A credit history is a collection of records showing amounts that a person borrowed or financed, and whether the payments were made on time, late, or not at all. If you have ever had a credit card, store charge card, or loan, you probably have a credit history. Your credit history can include how many accounts you have had, whether they are revolving or installment credit accounts, and how much is owed on each account. It includes both open and closed accounts, and if payments were made on time.
Credit reporting agencies (CRAs) collect and maintain consumer credit repayment records provided by credit card companies, banks and credit unions, store charge accounts, collection agencies, and information from other sources including public records of tax liens and bankruptcy information. The credit history is the basis of your credit report, which also includes your name, Social Security number, current and past addresses, and the names of your employers.
The three major credit reporting agencies, Equifax, Experian, and TransUnion, package and sell credit information to companies that prescreen for products and services and to businesses with a valid reason to review it, such as a company to which you have applied for credit. In addition to the personal information and credit history, a credit report lists the entities that have asked to see the credit report (called credit inquiries).
You have the right to view your credit reports and to receive a free report from each of the major CRAs once a year. If you applied for credit and were turned down, you are entitled to copy of your report at no charge within 60 days of being declined credit.
Credit History and Credit Score
The credit history becomes part of the credit score, which is a numerical factor resulting from analysis and a mathematical algorithm applied to a credit report and other sources of information. A person’s credit history and credit score are considered by creditors when deciding whether to issue store credit, a car loan, credit card, mortgage, or other form of indebtedness.
Credit scores vary by reporting agency, and you may have more than one credit score depending upon what information the agency is using to base the score. Generally, credit scores range from 300 to 850. A high credit score indicates that, based on repayment behavior reflected in the credit history a person has a high likelihood to repay a debt. A low credit score might indicate that a person’s credit history shows late payments or missed payments, but it could also mean the person doesn’t have a credit history because they have never borrowed or used credit before.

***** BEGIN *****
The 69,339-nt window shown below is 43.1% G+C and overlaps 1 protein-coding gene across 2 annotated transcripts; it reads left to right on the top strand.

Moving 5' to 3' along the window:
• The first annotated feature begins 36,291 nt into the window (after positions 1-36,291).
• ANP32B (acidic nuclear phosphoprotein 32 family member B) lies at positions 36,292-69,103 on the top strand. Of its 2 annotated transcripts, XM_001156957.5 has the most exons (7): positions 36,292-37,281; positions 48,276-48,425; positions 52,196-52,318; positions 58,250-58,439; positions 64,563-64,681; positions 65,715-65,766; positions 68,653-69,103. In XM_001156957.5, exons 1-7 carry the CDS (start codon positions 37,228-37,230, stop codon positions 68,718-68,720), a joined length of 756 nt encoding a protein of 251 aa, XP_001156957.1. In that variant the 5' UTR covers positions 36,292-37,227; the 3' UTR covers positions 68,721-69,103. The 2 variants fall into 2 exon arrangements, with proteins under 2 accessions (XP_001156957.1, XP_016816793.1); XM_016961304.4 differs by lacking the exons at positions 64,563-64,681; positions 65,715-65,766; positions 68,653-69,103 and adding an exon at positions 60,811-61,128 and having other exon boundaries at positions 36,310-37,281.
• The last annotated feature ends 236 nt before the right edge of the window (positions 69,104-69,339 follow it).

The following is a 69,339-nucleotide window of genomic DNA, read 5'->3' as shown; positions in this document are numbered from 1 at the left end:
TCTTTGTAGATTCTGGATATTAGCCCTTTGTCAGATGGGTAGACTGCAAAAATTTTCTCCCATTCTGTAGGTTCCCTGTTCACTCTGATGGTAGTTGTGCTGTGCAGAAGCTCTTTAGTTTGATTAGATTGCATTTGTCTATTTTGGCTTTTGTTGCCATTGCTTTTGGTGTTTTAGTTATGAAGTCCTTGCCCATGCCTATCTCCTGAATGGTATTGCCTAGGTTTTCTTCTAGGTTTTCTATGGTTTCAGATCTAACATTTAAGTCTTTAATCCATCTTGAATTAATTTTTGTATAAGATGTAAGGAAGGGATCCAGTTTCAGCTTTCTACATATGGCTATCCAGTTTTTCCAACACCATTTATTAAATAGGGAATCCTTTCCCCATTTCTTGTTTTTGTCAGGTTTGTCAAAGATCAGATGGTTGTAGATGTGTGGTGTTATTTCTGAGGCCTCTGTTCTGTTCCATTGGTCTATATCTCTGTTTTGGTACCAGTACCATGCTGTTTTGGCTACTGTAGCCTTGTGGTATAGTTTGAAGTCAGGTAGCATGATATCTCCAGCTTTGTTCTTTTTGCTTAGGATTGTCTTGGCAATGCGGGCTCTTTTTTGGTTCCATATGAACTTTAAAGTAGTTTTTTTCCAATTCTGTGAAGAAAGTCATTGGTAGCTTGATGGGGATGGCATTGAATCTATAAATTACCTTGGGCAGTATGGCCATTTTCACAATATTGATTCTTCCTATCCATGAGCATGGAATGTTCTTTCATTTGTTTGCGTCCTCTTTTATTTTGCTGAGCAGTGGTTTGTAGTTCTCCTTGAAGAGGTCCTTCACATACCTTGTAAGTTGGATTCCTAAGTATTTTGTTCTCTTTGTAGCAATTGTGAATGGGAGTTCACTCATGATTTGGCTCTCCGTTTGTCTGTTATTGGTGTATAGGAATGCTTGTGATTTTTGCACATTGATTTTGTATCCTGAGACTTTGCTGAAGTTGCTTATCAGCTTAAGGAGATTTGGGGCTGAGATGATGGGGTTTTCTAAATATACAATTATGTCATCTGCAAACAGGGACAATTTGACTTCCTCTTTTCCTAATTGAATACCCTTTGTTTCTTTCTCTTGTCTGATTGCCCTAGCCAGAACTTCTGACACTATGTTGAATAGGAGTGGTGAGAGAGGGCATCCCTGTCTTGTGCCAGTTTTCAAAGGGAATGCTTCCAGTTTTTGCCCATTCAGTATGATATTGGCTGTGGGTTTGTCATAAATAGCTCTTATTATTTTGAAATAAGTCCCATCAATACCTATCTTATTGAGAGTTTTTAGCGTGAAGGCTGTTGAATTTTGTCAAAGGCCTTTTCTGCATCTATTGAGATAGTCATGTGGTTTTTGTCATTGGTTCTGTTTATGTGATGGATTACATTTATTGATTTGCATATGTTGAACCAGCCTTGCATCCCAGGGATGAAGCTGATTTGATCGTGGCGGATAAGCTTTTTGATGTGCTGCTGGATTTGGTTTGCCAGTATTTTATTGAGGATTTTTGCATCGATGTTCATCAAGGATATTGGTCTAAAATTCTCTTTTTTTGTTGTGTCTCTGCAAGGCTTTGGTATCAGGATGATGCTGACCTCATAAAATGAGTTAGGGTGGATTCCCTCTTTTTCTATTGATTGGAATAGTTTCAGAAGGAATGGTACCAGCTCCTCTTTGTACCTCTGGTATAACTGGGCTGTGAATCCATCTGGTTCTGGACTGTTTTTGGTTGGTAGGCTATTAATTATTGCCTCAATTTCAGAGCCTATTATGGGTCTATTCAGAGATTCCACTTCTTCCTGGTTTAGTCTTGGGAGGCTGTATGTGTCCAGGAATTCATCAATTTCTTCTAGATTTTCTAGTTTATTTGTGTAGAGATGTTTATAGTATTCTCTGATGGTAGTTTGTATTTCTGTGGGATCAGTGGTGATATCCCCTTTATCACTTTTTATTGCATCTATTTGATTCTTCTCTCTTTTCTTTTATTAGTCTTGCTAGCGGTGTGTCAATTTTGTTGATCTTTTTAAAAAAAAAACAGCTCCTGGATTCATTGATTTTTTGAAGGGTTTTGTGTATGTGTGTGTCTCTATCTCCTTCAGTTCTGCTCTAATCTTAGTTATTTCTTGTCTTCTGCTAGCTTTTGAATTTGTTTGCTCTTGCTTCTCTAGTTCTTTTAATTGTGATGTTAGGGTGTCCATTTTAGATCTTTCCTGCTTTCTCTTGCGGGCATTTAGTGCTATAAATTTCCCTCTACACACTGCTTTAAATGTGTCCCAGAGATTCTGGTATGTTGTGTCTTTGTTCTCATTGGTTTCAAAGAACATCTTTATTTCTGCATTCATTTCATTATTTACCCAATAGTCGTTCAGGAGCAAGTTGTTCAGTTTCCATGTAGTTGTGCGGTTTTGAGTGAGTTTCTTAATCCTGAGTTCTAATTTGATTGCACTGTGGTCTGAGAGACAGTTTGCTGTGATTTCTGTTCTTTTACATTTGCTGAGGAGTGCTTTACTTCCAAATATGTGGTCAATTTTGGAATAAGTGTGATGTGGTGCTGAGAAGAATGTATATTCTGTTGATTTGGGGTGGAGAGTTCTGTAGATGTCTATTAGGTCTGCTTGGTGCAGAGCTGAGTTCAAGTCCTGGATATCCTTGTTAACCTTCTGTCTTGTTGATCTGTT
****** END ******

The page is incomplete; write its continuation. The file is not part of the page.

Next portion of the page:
Credit history and credit scores changes over time as payments are made and balances change on existing credit, and as accounts are opened and closed. Some creditors report to the agencies monthly, which can affect a credit score quickly. Not all creditors report to all the agencies, which is why a person’s score can differ between agencies. Activities that can affect a credit score positively include making on-time payments and reducing debt. Late or missed payments, accounts in collections, and tax liens can affect the credit score adversely.
Building Credit History
To start building a credit history you need to start using credit. Some banks, credit unions, and credit card companies offer products designed to help people build credit such as secured credit cards. With a secured credit card, you would make a cash deposit up front, and receive a credit limit equal to the deposit. If you fail to make the payments on the secured credit card, the lender can deduct the amount owed from the security deposit, and it would be reflected in the credit history as a delinquency. Using the secured credit card and making regular, on-time payments builds a credit history.
Once you have established a good credit history, you may qualify for an unsecured credit card which doesn’t require a deposit and may have other benefits and more favorable financing rates. As your credit history builds, you may be offered higher credit limits on your existing account and offers of new credit from other credit card companies and lenders that have purchased credit information from one of the credit reporting agencies.